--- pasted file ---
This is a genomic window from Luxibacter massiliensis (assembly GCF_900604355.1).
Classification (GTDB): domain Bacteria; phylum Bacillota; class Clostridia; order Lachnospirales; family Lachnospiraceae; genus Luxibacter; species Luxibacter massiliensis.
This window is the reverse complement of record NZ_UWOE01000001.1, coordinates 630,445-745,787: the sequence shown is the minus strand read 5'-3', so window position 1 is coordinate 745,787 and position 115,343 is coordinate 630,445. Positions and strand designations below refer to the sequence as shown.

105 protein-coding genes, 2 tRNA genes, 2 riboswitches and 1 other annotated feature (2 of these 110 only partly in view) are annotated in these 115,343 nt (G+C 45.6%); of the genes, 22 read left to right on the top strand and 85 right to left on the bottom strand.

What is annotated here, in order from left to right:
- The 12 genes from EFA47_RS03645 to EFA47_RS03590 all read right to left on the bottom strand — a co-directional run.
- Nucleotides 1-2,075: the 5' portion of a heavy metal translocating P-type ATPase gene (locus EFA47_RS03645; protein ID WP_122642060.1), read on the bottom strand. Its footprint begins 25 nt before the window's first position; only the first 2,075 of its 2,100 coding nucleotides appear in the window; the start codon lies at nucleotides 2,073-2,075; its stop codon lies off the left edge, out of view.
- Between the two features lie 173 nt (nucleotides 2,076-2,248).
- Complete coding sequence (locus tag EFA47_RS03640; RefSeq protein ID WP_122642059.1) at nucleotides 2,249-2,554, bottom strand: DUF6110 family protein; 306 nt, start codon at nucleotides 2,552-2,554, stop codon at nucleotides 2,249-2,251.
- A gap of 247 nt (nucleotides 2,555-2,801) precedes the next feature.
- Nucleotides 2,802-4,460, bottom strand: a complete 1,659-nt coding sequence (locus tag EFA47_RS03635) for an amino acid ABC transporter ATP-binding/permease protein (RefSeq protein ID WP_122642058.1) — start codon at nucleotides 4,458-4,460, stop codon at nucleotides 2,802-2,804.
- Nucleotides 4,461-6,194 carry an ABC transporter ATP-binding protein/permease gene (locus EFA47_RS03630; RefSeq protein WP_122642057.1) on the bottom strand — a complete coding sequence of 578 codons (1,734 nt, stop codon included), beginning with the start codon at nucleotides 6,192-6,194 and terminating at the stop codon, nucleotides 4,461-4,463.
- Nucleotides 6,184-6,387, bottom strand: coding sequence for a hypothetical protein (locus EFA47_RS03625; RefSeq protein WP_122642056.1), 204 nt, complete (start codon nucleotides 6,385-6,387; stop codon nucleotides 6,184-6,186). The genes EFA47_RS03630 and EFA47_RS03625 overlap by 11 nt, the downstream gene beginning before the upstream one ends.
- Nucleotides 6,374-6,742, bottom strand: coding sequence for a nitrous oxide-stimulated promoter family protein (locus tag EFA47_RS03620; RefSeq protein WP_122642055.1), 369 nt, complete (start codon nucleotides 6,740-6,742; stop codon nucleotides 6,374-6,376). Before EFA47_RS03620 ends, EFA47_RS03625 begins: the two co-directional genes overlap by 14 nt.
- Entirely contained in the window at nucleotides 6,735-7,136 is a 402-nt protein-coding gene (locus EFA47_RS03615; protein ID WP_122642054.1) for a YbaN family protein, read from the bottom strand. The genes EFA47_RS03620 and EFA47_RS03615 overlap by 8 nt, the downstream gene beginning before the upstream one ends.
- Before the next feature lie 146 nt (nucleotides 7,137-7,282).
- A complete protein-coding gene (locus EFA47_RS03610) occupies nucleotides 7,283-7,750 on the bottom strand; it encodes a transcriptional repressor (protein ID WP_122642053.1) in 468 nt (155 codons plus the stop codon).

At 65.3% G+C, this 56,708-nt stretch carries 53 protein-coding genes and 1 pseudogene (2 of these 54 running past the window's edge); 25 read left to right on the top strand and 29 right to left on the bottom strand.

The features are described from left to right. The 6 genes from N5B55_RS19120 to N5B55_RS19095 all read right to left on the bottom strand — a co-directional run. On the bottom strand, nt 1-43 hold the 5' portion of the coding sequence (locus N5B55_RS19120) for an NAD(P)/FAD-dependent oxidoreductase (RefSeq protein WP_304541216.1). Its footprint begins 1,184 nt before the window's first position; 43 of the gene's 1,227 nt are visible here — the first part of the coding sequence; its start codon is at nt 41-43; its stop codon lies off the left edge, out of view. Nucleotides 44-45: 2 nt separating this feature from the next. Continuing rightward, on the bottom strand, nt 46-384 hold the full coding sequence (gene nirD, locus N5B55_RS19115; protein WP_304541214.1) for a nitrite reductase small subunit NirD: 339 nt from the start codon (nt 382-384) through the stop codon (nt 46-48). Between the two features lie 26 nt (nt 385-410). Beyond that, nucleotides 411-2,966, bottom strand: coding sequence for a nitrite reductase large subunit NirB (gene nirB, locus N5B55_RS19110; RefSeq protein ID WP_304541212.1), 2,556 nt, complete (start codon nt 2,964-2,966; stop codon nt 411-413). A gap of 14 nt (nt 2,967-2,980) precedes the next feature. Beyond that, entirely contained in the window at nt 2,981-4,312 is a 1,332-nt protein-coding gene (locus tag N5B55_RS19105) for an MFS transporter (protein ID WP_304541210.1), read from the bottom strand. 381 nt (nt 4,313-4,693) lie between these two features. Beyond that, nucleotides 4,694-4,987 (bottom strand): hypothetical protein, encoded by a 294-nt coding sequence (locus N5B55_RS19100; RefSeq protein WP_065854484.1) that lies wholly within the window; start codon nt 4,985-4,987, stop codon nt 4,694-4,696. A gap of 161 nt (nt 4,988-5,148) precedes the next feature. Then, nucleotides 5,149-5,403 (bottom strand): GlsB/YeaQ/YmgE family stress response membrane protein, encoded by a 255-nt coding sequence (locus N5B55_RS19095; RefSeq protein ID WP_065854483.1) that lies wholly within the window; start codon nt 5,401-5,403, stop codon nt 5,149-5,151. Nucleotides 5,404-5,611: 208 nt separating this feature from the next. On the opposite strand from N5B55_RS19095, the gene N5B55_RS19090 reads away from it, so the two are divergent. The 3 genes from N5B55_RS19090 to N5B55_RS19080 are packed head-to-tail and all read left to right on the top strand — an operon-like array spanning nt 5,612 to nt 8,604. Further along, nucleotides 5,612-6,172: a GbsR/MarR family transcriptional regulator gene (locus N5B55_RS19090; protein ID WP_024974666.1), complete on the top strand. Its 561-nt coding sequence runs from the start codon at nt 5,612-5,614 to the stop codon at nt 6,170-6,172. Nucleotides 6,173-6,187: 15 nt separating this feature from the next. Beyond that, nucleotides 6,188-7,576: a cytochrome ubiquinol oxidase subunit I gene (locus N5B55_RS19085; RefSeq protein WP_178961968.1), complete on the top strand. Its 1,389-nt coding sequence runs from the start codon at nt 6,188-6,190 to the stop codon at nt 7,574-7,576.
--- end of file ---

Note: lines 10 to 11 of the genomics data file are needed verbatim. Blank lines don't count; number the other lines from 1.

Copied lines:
- A gap of 247 nt (nucleotides 2,555-2,801) precedes the next feature.
- Nucleotides 2,802-4,460, bottom strand: a complete 1,659-nt coding sequence (locus tag EFA47_RS03635) for an amino acid ABC transporter ATP-binding/permease protein (RefSeq protein ID WP_122642058.1) — start codon at nucleotides 4,458-4,460, stop codon at nucleotides 2,802-2,804.